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It seems week by week another Central Bank Digital Currency (CBDC) initiative is announced. We recently heard the Bank of Japan (central bank to the third biggest economy globally) announce it was to proceed with its CBDC project. In the UK, it is similar to painting by numbers or, as some may say - “dot to dot”. The UK’s Bank of England has gone from being indifferent to embracing, to potentially even encouraging digital currencies.
Banks backing Finality
It would appear though that London is striving to be on a par with Europe which had announced in November 2021 its “pilot regime for market infrastructure based on distributed ledger technology” enabling financial markets in the EU to use Blockchain technology to create digital stocks, bonds and UCITs (mutual funds). These new digital securities will also be able to be settled in digital commercial bank money and cash-backed stablecoins. Not to be left behind, ANZ mint (issued/created) the first Australian cash-backed Dollar A$DC in March 2022, using the Ethereum blockchain. ANZ is one of Australia’s biggest banks. Meanwhile, it is worth remembering that cash-backed stablecoins generate no money for the issuer, especially when interest rates are so low. However, as interest rates rise it is possible for cash-backed stablecoins to pay out 80% of the interest they generate - so if we have interest rates of just 5%, that equates to 1% p.a. Of greater significance is that digital cash-backed currencies are like 'the oil in an engine', enabling financial markets to operate more efficiently and smoothly by allowing smart contracts to transfer value (cash) outside traditional banking rails - potentially faster, cheaper and with greater transparency. Trust evolves from transparency together with the promise of stronger compliance and risk controls.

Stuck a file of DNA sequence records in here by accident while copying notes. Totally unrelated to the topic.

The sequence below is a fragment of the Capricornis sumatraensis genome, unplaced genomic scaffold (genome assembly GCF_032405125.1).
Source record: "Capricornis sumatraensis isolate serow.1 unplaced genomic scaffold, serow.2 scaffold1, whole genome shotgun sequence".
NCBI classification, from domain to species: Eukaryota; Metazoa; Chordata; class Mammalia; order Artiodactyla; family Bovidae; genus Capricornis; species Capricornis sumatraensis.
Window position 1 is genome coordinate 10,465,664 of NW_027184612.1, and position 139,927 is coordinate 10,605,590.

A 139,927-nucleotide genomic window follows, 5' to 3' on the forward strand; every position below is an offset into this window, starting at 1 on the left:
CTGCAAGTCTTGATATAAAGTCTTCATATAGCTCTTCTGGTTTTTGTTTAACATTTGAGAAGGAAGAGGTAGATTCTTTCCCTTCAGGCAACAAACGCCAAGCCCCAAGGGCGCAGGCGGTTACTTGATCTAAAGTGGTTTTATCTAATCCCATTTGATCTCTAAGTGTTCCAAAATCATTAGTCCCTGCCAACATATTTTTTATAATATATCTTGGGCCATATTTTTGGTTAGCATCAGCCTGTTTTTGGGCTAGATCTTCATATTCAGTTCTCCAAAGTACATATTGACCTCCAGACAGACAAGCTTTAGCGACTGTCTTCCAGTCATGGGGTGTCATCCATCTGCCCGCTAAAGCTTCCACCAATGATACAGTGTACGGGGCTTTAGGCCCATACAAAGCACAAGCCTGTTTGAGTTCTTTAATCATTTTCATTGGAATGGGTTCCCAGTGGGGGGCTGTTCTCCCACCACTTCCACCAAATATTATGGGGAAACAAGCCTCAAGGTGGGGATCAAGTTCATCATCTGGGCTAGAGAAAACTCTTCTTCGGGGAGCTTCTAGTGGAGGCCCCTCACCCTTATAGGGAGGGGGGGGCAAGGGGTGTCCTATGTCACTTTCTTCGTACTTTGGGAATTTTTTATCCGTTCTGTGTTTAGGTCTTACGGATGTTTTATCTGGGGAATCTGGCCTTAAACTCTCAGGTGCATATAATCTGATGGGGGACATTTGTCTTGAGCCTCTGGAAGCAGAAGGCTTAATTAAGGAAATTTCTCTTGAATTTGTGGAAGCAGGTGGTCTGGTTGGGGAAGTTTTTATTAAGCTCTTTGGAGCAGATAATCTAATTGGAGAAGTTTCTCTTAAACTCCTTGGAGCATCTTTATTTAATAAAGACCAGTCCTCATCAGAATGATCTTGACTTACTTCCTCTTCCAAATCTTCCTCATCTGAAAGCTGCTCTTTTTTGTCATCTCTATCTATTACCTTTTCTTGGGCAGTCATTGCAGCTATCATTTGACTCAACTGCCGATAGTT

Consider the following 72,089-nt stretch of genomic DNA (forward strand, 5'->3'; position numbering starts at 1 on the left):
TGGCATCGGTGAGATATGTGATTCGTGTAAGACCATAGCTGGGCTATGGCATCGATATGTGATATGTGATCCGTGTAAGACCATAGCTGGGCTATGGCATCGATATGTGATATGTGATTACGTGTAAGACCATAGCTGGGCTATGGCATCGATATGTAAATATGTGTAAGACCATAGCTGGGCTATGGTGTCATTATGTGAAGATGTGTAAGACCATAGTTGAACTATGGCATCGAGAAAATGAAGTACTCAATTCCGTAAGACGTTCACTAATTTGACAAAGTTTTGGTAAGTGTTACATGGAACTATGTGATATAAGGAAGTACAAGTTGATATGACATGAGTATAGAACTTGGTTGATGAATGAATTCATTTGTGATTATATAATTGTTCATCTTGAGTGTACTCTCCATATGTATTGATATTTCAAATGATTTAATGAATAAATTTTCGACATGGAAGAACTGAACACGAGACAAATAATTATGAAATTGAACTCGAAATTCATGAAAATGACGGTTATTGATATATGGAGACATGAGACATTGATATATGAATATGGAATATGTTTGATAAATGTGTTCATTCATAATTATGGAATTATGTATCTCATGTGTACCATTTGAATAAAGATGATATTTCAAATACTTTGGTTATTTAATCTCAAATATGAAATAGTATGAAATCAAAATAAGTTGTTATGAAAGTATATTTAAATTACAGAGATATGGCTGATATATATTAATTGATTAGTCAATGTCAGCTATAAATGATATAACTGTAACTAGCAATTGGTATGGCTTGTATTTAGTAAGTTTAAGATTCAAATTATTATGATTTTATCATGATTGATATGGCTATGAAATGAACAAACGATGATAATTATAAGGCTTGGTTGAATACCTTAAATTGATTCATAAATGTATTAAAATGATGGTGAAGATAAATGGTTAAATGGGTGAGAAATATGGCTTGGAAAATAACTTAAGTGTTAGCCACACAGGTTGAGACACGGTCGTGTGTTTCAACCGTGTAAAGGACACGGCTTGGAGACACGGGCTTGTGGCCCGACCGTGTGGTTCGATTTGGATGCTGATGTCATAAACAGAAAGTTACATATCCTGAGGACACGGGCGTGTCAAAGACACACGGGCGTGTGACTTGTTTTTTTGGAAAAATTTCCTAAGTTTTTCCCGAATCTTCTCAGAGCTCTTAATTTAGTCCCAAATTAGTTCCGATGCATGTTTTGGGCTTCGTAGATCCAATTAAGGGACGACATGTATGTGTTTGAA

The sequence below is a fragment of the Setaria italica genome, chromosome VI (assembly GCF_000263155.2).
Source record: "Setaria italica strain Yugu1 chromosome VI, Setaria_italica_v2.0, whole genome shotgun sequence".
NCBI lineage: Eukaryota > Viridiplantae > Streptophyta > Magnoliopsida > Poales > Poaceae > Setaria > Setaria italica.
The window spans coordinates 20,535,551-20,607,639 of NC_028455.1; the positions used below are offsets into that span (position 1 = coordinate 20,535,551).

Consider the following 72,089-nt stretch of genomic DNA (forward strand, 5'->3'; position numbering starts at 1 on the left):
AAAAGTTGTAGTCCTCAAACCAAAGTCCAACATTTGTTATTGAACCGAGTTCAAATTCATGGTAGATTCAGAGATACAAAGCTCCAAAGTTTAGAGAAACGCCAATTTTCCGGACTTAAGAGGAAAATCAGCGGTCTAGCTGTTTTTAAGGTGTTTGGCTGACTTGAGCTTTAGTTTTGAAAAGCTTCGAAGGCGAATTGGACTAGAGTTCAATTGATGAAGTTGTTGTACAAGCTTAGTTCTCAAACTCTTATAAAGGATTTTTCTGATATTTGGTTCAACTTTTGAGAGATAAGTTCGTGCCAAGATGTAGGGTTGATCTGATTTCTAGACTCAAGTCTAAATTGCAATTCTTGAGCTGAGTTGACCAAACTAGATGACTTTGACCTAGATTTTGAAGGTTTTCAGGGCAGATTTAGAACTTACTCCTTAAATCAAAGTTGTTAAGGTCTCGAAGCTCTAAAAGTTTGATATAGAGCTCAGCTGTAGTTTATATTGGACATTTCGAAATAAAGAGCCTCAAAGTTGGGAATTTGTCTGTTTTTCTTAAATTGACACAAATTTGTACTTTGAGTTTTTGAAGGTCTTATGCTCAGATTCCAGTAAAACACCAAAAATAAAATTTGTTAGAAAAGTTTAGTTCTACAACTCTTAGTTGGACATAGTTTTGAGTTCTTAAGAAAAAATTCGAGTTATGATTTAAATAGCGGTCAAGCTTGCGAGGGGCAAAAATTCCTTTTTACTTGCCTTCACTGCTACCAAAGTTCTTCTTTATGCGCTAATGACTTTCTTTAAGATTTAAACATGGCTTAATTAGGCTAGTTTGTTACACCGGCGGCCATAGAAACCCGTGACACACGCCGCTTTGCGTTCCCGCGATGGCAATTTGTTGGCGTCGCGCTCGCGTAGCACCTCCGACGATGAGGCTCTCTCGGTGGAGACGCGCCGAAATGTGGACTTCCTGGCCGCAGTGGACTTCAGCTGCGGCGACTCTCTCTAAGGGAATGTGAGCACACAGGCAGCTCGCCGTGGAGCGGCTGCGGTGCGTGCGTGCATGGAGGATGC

Furthermore, there is also the promise that CBDCs and, indeed, stablecoins offer the ability to address a country’s shadow economy since a digital currency leaves a digital footprint - something that cash does not. Perhaps this explains why, for tax purposes, French residents are only allowed to make cash purchases of up to the value of €1,000 and in August 2021, Spanish residents had the maximum they were allowed to spend using cash reduced from €2,500 to €1,000. Meanwhile, if you take more than $10,000 in cash into the US you are required to notify customs and complete a Report of International Transportation of Currency and Monetary Instruments. So, this all begs the question - if you have cash-backed digital currencies that you can access anywhere, anytime, do...